Richard Linklater's 12-years-in-the-making Boyhood won top honors at the 72nd annual Golden Globe Awards, while Hollywood rallied against recent threats to the art of satire.
Boyhood won best movie, drama; best director for Linklater; and best supporting actress for Patricia Arquette. Perhaps the film's top Oscar rival, Alejandro Gonzalez Inarritu's Birdman, also fared well. It won best actor in a comedy or musical for its lead, Michael Keaton.
But in a shocker, Birdman was upset by Wes Anderson's Grand Budapest Hotel for best film, comedy or musical. The film was Anderson's biggest box office hit yet, but not an award season favourite.
Kicking off the show, hosts Tina Fey and Amy Poehler wasted no time in mocking some of Hollywood's most tender subjects: the hacking of Sony Pictures over the North Korea comedy The Interview and the sexual assault allegations against Bill Cosby.
The hosts welcomed Hollywood's "despicable, spoiled, minimally talented brats" to celebrate "all the movies that North Korea was OK with". A North Korea government character, played by Margaret Cho, voiced her displeasure.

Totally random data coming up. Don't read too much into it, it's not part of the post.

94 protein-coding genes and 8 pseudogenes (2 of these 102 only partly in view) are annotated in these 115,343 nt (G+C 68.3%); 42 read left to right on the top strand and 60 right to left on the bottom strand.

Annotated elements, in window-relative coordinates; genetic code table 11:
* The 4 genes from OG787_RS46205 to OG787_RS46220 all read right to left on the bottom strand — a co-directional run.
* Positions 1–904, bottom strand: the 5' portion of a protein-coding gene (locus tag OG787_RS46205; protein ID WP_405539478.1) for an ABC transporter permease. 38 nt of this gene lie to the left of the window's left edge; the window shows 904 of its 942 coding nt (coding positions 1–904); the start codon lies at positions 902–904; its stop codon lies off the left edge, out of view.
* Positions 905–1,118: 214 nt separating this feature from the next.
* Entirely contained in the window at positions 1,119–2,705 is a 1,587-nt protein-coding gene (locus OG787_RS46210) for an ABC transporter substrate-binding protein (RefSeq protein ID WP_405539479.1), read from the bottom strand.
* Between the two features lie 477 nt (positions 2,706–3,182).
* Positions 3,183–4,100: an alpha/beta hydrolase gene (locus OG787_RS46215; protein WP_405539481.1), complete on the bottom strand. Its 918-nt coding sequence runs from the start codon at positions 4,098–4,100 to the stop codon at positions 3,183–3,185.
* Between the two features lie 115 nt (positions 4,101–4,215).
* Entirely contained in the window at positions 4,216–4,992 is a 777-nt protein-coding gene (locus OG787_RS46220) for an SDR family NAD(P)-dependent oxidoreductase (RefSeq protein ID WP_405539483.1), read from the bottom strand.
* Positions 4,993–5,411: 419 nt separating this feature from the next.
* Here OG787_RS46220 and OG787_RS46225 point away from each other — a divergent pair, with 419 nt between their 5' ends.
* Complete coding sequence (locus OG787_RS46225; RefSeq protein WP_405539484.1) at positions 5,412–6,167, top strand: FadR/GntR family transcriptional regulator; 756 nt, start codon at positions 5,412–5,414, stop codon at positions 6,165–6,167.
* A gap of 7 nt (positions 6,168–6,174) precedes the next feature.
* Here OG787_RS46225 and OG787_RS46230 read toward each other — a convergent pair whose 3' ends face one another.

Last week's terrorist attack in Paris at the offices of the satirical newspaper Charlie Hebdo hung heavily over the show. George Clooney and others wore "Je Suis Charlie" pins, and Helen Mirren was among the people holding up similar signs on the red carpet.
The hosts also relished their favorite target: Clooney. Of the night's Cecil B. DeMille honouree, Fey suggested the lifetime achievement award might have been better off going to his new wife, human rights lawyer Amal Clooney.
The night had an orchestrated but carefree spirit, filled with the usual high dose of glamour, celebrity cameos (Prince!) and even the drink-swilling return of an old Globes villain, the former host Ricky Gervais.
The Russian entry Leviathan took best foreign language film. The DreamWorks sequel How to Train Your Dragon 2 took best animated film over the favorite, The Lego Movie."
In one of the evening's most hotly contested categories, best actor in a drama, Eddie Redmayne emerged as victorious for his performance as Stephen Hawking in The Theory of Everything.
Julianne Moore won best actress in a drama for her startling performance as an academic with early onset Alzheimer's in Still Alice. Amy Adams surprised in taking best actress in a comedy or musical for her performance in Big Eyes.